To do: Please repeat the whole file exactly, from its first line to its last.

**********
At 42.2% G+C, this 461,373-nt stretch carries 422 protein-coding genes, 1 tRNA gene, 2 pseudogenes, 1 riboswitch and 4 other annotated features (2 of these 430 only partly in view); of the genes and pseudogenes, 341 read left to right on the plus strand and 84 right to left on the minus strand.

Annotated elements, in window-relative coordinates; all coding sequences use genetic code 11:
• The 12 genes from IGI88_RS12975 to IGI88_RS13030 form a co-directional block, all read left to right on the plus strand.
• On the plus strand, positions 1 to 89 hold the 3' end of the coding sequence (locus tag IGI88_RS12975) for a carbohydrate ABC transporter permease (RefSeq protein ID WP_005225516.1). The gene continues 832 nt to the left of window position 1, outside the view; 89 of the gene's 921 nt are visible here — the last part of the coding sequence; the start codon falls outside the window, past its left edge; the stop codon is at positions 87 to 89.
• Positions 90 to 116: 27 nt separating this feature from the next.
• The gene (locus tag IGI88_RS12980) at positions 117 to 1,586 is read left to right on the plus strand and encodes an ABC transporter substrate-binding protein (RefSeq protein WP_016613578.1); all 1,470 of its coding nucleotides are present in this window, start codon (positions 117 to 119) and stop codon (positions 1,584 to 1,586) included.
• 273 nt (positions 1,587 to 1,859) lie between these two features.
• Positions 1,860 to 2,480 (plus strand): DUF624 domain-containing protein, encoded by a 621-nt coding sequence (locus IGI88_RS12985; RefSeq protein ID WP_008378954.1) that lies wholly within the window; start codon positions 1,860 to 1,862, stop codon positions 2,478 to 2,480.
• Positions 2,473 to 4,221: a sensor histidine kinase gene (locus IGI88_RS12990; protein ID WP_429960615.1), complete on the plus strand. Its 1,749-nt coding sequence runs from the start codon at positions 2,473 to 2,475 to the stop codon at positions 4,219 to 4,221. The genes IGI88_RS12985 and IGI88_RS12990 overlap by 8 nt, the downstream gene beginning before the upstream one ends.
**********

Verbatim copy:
At 42.2% G+C, this 461,373-nt stretch carries 422 protein-coding genes, 1 tRNA gene, 2 pseudogenes, 1 riboswitch and 4 other annotated features (2 of these 430 only partly in view); of the genes and pseudogenes, 341 read left to right on the plus strand and 84 right to left on the minus strand.

Annotated elements, in window-relative coordinates; all coding sequences use genetic code 11:
• The 12 genes from IGI88_RS12975 to IGI88_RS13030 form a co-directional block, all read left to right on the plus strand.
• On the plus strand, positions 1 to 89 hold the 3' end of the coding sequence (locus tag IGI88_RS12975) for a carbohydrate ABC transporter permease (RefSeq protein ID WP_005225516.1). The gene continues 832 nt to the left of window position 1, outside the view; 89 of the gene's 921 nt are visible here — the last part of the coding sequence; the start codon falls outside the window, past its left edge; the stop codon is at positions 87 to 89.
• Positions 90 to 116: 27 nt separating this feature from the next.
• The gene (locus tag IGI88_RS12980) at positions 117 to 1,586 is read left to right on the plus strand and encodes an ABC transporter substrate-binding protein (RefSeq protein WP_016613578.1); all 1,470 of its coding nucleotides are present in this window, start codon (positions 117 to 119) and stop codon (positions 1,584 to 1,586) included.
• 273 nt (positions 1,587 to 1,859) lie between these two features.
• Positions 1,860 to 2,480 (plus strand): DUF624 domain-containing protein, encoded by a 621-nt coding sequence (locus IGI88_RS12985; RefSeq protein ID WP_008378954.1) that lies wholly within the window; start codon positions 1,860 to 1,862, stop codon positions 2,478 to 2,480.
• Positions 2,473 to 4,221: a sensor histidine kinase gene (locus IGI88_RS12990; protein ID WP_429960615.1), complete on the plus strand. Its 1,749-nt coding sequence runs from the start codon at positions 2,473 to 2,475 to the stop codon at positions 4,219 to 4,221. The genes IGI88_RS12985 and IGI88_RS12990 overlap by 8 nt, the downstream gene beginning before the upstream one ends.